The Barney Kessel was never re-issued by Gibson. Still, the vintage Kessels out there are clearly gaining recognition among jazz players and are moving up in price every year. They are not cheap anymore. But ... they are fine vintage instruments. Did you know that the BK was as expensive as a Byrdland in the 1960s and was actually more expensive than a Gibson Tal Farlow at the time? Quality wise the Barney Kessel has always been up there with some of the greatest archtops Gibson ever built.

How does it sound? Well, the sound of my BK Custom is warm and mellow, but with way more clarity than what I am used to in my other archtops. Also, the guitar is of a lighter build and much more responsive than my non vintage Gibsons. It has the mojo only a vintage guitar can have. It seems that the BK Regular, which have maple tops, are decidedly brighter sounding than the BK Customs, which have spruce tops. According to Jim Bastian, the BKs from 1961 to 1964 are the most collectible:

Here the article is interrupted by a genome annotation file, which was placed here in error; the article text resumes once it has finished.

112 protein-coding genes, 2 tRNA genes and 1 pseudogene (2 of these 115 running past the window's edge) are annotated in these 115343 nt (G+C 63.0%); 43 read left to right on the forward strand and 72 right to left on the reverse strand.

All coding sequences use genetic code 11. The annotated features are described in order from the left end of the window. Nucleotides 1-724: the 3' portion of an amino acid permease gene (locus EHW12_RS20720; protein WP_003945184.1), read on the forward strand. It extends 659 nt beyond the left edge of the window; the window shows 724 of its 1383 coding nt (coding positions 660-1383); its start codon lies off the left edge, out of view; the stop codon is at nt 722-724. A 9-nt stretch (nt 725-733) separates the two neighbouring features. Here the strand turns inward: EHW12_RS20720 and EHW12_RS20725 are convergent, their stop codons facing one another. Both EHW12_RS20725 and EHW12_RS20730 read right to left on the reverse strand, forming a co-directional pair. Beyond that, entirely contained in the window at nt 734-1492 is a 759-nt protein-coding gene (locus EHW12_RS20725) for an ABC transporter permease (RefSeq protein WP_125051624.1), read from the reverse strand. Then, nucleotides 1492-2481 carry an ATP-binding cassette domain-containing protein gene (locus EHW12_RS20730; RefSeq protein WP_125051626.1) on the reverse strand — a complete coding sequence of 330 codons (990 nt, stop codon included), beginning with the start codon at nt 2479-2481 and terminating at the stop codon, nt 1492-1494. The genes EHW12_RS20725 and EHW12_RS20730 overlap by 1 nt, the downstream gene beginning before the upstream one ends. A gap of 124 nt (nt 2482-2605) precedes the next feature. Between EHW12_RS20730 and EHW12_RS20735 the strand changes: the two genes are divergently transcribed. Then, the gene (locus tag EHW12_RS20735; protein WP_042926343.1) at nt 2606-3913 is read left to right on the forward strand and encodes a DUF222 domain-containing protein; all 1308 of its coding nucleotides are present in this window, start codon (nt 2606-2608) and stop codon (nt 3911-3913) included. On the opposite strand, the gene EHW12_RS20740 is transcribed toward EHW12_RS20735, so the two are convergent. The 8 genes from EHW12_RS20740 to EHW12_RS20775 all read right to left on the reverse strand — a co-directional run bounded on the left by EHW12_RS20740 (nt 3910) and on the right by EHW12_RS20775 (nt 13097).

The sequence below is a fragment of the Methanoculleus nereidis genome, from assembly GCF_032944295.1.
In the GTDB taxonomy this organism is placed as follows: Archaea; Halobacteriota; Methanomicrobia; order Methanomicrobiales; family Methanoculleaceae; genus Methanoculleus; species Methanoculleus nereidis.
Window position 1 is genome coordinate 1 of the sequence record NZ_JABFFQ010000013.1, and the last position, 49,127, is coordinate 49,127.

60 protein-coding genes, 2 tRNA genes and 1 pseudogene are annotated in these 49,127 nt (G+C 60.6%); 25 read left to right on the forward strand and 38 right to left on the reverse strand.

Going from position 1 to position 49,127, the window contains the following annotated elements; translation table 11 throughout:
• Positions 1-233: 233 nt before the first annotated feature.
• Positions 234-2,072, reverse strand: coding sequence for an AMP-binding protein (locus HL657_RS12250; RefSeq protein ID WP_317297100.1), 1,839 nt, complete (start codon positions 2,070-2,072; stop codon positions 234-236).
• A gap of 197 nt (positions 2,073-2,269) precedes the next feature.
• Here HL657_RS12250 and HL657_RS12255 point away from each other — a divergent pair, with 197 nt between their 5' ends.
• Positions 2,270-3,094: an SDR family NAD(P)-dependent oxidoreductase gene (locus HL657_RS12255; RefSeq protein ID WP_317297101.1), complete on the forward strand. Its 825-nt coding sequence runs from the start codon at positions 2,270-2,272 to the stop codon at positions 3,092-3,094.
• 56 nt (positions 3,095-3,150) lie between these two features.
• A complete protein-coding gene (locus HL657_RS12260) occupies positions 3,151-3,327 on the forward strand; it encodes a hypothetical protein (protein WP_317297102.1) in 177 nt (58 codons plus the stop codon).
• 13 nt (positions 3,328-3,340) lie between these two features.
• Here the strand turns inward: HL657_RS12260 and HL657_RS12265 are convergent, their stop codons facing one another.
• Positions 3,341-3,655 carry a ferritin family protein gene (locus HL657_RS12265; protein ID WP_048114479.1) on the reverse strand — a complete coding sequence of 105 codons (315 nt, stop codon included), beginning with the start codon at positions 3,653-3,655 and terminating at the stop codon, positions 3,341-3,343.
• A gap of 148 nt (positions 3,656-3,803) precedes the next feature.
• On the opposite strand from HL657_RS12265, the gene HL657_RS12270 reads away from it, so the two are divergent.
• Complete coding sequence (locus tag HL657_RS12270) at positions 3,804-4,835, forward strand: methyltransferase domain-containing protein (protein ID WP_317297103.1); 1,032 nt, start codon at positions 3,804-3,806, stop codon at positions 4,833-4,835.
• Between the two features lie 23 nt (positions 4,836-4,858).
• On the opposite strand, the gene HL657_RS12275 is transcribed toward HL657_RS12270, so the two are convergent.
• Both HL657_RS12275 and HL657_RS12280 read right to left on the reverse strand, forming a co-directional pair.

The most highly prized models (and most valuable) - it can be argued - are the 1961 to 1964 models which most often have a wide-flat neck profile, PAF pickups (or late PAF's with Patent Number stickers), laminated spruce tops, and the long neck heel.
Jim, who has the biggest collection of BKs in the world, prefers the mellow sounds of the early spruce BK Customs. Check out his BK pages here.

So what does it sound like? Unfortunately, most BK demo clips on Youtube feature rock players having a go at some faux jazz. So I asked some of my friends to do a clip and added a few myself for a better picture. Here's my 1963 BK Custom in action on Kenny Burrell's "Midnight Blue."